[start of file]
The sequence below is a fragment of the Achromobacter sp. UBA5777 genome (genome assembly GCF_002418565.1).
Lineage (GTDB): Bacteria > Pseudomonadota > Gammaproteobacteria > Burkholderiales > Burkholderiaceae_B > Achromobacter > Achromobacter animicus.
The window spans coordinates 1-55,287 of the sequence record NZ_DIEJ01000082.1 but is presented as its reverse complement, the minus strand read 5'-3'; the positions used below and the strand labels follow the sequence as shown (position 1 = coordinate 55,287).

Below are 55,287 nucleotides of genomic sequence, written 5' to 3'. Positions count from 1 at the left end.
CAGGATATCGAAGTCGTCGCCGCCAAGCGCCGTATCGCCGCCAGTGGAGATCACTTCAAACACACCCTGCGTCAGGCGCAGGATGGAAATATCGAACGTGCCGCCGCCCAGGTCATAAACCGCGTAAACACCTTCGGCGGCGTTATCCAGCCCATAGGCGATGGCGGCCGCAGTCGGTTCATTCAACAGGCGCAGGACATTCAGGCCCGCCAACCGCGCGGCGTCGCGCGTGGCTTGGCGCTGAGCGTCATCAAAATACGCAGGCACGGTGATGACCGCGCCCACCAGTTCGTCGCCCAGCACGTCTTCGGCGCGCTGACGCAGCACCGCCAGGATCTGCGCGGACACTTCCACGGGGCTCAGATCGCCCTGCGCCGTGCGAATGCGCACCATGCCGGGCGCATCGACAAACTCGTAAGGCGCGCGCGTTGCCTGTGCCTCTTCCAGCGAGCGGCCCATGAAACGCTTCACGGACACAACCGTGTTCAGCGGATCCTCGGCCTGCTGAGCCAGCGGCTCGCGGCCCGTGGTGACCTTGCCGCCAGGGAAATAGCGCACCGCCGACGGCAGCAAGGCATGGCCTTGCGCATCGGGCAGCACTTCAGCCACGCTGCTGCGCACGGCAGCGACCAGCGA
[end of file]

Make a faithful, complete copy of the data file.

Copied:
The sequence below is a fragment of the Achromobacter sp. UBA5777 genome (genome assembly GCF_002418565.1).
Lineage (GTDB): Bacteria > Pseudomonadota > Gammaproteobacteria > Burkholderiales > Burkholderiaceae_B > Achromobacter > Achromobacter animicus.
The window spans coordinates 1-55,287 of the sequence record NZ_DIEJ01000082.1 but is presented as its reverse complement, the minus strand read 5'-3'; the positions used below and the strand labels follow the sequence as shown (position 1 = coordinate 55,287).

Below are 55,287 nucleotides of genomic sequence, written 5' to 3'. Positions count from 1 at the left end.
CAGGATATCGAAGTCGTCGCCGCCAAGCGCCGTATCGCCGCCAGTGGAGATCACTTCAAACACACCCTGCGTCAGGCGCAGGATGGAAATATCGAACGTGCCGCCGCCCAGGTCATAAACCGCGTAAACACCTTCGGCGGCGTTATCCAGCCCATAGGCGATGGCGGCCGCAGTCGGTTCATTCAACAGGCGCAGGACATTCAGGCCCGCCAACCGCGCGGCGTCGCGCGTGGCTTGGCGCTGAGCGTCATCAAAATACGCAGGCACGGTGATGACCGCGCCCACCAGTTCGTCGCCCAGCACGTCTTCGGCGCGCTGACGCAGCACCGCCAGGATCTGCGCGGACACTTCCACGGGGCTCAGATCGCCCTGCGCCGTGCGAATGCGCACCATGCCGGGCGCATCGACAAACTCGTAAGGCGCGCGCGTTGCCTGTGCCTCTTCCAGCGAGCGGCCCATGAAACGCTTCACGGACACAACCGTGTTCAGCGGATCCTCGGCCTGCTGAGCCAGCGGCTCGCGGCCCGTGGTGACCTTGCCGCCAGGGAAATAGCGCACCGCCGACGGCAGCAAGGCATGGCCTTGCGCATCGGGCAGCACTTCAGCCACGCTGCTGCGCACGGCAGCGACCAGCGA